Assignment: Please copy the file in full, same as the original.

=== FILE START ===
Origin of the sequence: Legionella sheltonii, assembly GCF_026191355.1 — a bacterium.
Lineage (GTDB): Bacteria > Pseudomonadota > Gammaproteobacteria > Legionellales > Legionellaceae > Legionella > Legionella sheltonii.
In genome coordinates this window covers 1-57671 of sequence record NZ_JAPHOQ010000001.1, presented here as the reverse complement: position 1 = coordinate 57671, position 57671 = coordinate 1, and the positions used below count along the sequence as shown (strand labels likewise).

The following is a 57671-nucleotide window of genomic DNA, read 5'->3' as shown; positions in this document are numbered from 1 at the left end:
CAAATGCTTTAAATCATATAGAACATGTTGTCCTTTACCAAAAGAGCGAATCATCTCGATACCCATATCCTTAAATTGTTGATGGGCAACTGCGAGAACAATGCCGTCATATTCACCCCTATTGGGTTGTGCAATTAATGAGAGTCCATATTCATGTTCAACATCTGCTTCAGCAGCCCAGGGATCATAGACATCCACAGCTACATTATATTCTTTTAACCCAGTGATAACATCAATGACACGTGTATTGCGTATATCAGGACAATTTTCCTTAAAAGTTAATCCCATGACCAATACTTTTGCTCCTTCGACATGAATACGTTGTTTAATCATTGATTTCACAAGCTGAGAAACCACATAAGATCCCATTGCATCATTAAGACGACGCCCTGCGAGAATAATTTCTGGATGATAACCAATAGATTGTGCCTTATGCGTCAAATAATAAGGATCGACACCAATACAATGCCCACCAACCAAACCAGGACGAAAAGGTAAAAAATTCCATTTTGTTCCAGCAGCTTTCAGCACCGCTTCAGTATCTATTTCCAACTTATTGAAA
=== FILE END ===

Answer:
Origin of the sequence: Legionella sheltonii, assembly GCF_026191355.1 — a bacterium.
Lineage (GTDB): Bacteria > Pseudomonadota > Gammaproteobacteria > Legionellales > Legionellaceae > Legionella > Legionella sheltonii.
In genome coordinates this window covers 1-57671 of sequence record NZ_JAPHOQ010000001.1, presented here as the reverse complement: position 1 = coordinate 57671, position 57671 = coordinate 1, and the positions used below count along the sequence as shown (strand labels likewise).

The following is a 57671-nucleotide window of genomic DNA, read 5'->3' as shown; positions in this document are numbered from 1 at the left end:
CAAATGCTTTAAATCATATAGAACATGTTGTCCTTTACCAAAAGAGCGAATCATCTCGATACCCATATCCTTAAATTGTTGATGGGCAACTGCGAGAACAATGCCGTCATATTCACCCCTATTGGGTTGTGCAATTAATGAGAGTCCATATTCATGTTCAACATCTGCTTCAGCAGCCCAGGGATCATAGACATCCACAGCTACATTATATTCTTTTAACCCAGTGATAACATCAATGACACGTGTATTGCGTATATCAGGACAATTTTCCTTAAAAGTTAATCCCATGACCAATACTTTTGCTCCTTCGACATGAATACGTTGTTTAATCATTGATTTCACAAGCTGAGAAACCACATAAGATCCCATTGCATCATTAAGACGACGCCCTGCGAGAATAATTTCTGGATGATAACCAATAGATTGTGCCTTATGCGTCAAATAATAAGGATCGACACCAATACAATGCCCACCAACCAAACCAGGACGAAAAGGTAAAAAATTCCATTTTGTTCCAGCAGCTTTCAGCACCGCTTCAGTATCTATTTCCAACTTATTGAAA